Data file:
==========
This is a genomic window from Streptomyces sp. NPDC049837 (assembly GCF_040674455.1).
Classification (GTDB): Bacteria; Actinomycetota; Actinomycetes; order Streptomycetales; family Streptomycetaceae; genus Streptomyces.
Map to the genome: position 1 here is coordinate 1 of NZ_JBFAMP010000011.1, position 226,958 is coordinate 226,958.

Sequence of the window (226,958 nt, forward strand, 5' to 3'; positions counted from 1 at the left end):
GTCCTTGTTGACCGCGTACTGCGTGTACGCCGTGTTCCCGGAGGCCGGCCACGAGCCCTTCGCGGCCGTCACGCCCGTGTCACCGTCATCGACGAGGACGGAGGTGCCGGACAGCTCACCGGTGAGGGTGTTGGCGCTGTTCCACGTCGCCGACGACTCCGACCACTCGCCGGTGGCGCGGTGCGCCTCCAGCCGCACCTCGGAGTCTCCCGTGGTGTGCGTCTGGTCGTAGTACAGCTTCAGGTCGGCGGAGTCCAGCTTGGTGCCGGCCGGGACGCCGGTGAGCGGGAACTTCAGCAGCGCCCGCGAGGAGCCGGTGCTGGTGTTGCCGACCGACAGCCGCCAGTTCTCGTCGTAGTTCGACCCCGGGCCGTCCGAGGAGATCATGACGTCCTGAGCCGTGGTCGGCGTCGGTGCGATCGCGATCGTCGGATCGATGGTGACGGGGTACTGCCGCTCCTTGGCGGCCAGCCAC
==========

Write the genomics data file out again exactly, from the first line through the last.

This is a genomic window from Streptomyces sp. NPDC049837 (assembly GCF_040674455.1).
Classification (GTDB): Bacteria; Actinomycetota; Actinomycetes; order Streptomycetales; family Streptomycetaceae; genus Streptomyces.
Map to the genome: position 1 here is coordinate 1 of NZ_JBFAMP010000011.1, position 226,958 is coordinate 226,958.

Sequence of the window (226,958 nt, forward strand, 5' to 3'; positions counted from 1 at the left end):
GTCCTTGTTGACCGCGTACTGCGTGTACGCCGTGTTCCCGGAGGCCGGCCACGAGCCCTTCGCGGCCGTCACGCCCGTGTCACCGTCATCGACGAGGACGGAGGTGCCGGACAGCTCACCGGTGAGGGTGTTGGCGCTGTTCCACGTCGCCGACGACTCCGACCACTCGCCGGTGGCGCGGTGCGCCTCCAGCCGCACCTCGGAGTCTCCCGTGGTGTGCGTCTGGTCGTAGTACAGCTTCAGGTCGGCGGAGTCCAGCTTGGTGCCGGCCGGGACGCCGGTGAGCGGGAACTTCAGCAGCGCCCGCGAGGAGCCGGTGCTGGTGTTGCCGACCGACAGCCGCCAGTTCTCGTCGTAGTTCGACCCCGGGCCGTCCGAGGAGATCATGACGTCCTGAGCCGTGGTCGGCGTCGGTGCGATCGCGATCGTCGGATCGATGGTGACGGGGTACTGCCGCTCCTTGGCGGCCAGCCAC